Grado de dificultad: 3, por el idioma. El contenido es más fácil de entender (pero político, es decir que nosotros no estamos seguros de entender todo tampoco).

Columnista: Roberto

I recently saw this YouTube video from Vox Channel, on the “Concorde”. Please see it too, it´s only 10 minutes long:

Many elders will recognize this plane, and maybe new generations will be very surprised to learn that this plane was constructed in the seventies (AKA 40 years ago).

It made me sad to hear such a regressive opinion, compared to the many times I heard that same story, in the last 4 decades. Telling that the “Concorde” is a failure is a new (low) one.

Fancy stories

It started a long time ago, during the eighties, when there was this one and only supersonic transport, the “Concorde” (#Jealousy).

Cyclicly, dreamers came, claiming that within the next 20 years, it would have many competitors.

They would show beautiful artistic views of what these marvels would look like, then … Nothing.

Each time, they would give the same delay, which became too obvious after a while.

Ok, I admit: I am French citizen, and, yes of course, I am proud of the wonderful advances showed by the “Concorde“. But this is not the point.

I would equally admire this technological wonder if it was from England (who participated in the adventure), Germany (who was the key to Airbus success), Russia (who built one), USA (who surely has the engineers able to build a real wonder), or Japan, or China or whoever else.

All of them have what it requires to make such a project a success. So, why didn´t it happen?

The Vox video gives some unconvincing answers. Let us review some of the excuses they are giving:

  • The 9-11-2001 attack “depressed the industry”… A quick counting says it was 17 years ago, which is very depressing, I agree.
  • The noise level of this plane at take-off and landing was very loud. It’s true, but this trouble can be corrected by XXIst century’s engineers (nor other big planes are quiet).
  • It raised an environment concern. In the seventies? And keep in mind that the people talking are the same who retired from Paris Climate Agreement.
  • Now one from the twilight zone: People were afraid for the ozone layer because “a massive fleet of supersonic planes probably would have caused damage”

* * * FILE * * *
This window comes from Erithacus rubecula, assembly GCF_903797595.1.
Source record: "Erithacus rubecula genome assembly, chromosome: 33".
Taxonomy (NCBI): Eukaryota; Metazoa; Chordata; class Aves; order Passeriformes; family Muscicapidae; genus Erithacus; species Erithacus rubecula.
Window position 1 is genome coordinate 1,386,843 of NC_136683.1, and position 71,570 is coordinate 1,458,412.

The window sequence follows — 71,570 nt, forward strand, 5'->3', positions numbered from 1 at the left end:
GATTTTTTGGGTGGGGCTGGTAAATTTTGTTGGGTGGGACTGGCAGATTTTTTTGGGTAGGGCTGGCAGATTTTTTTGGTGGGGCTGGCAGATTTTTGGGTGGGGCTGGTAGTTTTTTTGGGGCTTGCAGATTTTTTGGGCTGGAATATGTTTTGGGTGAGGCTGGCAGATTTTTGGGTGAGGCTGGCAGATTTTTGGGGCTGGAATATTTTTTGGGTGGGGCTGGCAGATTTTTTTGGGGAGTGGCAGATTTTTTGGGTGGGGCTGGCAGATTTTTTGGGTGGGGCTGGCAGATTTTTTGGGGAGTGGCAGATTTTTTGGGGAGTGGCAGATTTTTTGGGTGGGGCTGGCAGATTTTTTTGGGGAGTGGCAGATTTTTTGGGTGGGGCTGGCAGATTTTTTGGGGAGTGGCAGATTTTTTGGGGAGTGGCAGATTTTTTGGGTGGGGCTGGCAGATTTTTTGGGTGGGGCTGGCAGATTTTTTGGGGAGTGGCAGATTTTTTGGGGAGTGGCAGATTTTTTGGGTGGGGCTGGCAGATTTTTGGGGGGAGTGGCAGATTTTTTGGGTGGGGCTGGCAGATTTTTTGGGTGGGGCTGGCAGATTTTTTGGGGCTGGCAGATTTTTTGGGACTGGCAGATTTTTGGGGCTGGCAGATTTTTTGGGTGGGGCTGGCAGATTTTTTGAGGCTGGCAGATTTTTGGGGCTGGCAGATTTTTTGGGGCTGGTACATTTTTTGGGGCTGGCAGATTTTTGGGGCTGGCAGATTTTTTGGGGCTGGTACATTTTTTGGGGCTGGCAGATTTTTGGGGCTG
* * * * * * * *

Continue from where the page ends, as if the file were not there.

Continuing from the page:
• “A huge supersonic boom” seemed very dangerous to people at a 45000 feets high.
  • Concorde was aging up. This one is undeniable. What about the other fancy projects.

I would agree to review each of these concerns … It is only that, somehow, I feel that an American project would have wiped away these draw backs in seconds (which would be fine for me).

Then I read following article,

which is a recent reminiscence of other previous fancy tales on the matter. The same story is that supersonic aircrafts, more efficient, quieter and more affordable are on their way and will be there in … What is the delay, now? Oh yes, in 5 years from now.

Well, we got down from 20 to 5 years. However, this doesn’t change anything; they could continue promising and making beautiful drawings, only more often.

In another post:

we discover that there was a magic wand to reduce the supersonic boom (or maybe they are talking of a smaller plane …)


Under the YouTube video, many comments were protesting against its arguments. I agree with one: a 27 years commercial service is not exactly a failure.

However, the term “failure” can have different meanings. This is where the truly interesting answers of the Vox video get out:

They have to come with a business model and supply system”, reveals clearly who is against such project (and any other ambitious one).  It is all about “financial risk”, AKA a project that will make money, but not soon enough.

To make it even clearer, they also make a spectacular statement: “…classic midcentury faith in engineering…” This is exactly why our XXIst century is called “postmodern era”: the kings of today’s world are not interested in progress, only in quick money.

Among them is the directory board of Airbus, the very one that buried the Concorde (meaning that it´s not specifically Americans).

I guess that American engineers (hello, pals) must be eager of it, and I really wish that in the next few years, interesting projects could raise financing.

However, I can´t be sure of anything in a world who considers that healthcare and education are simple business cases.

We all know that “Concorde” was not a failure. On the other end, the new kings may be.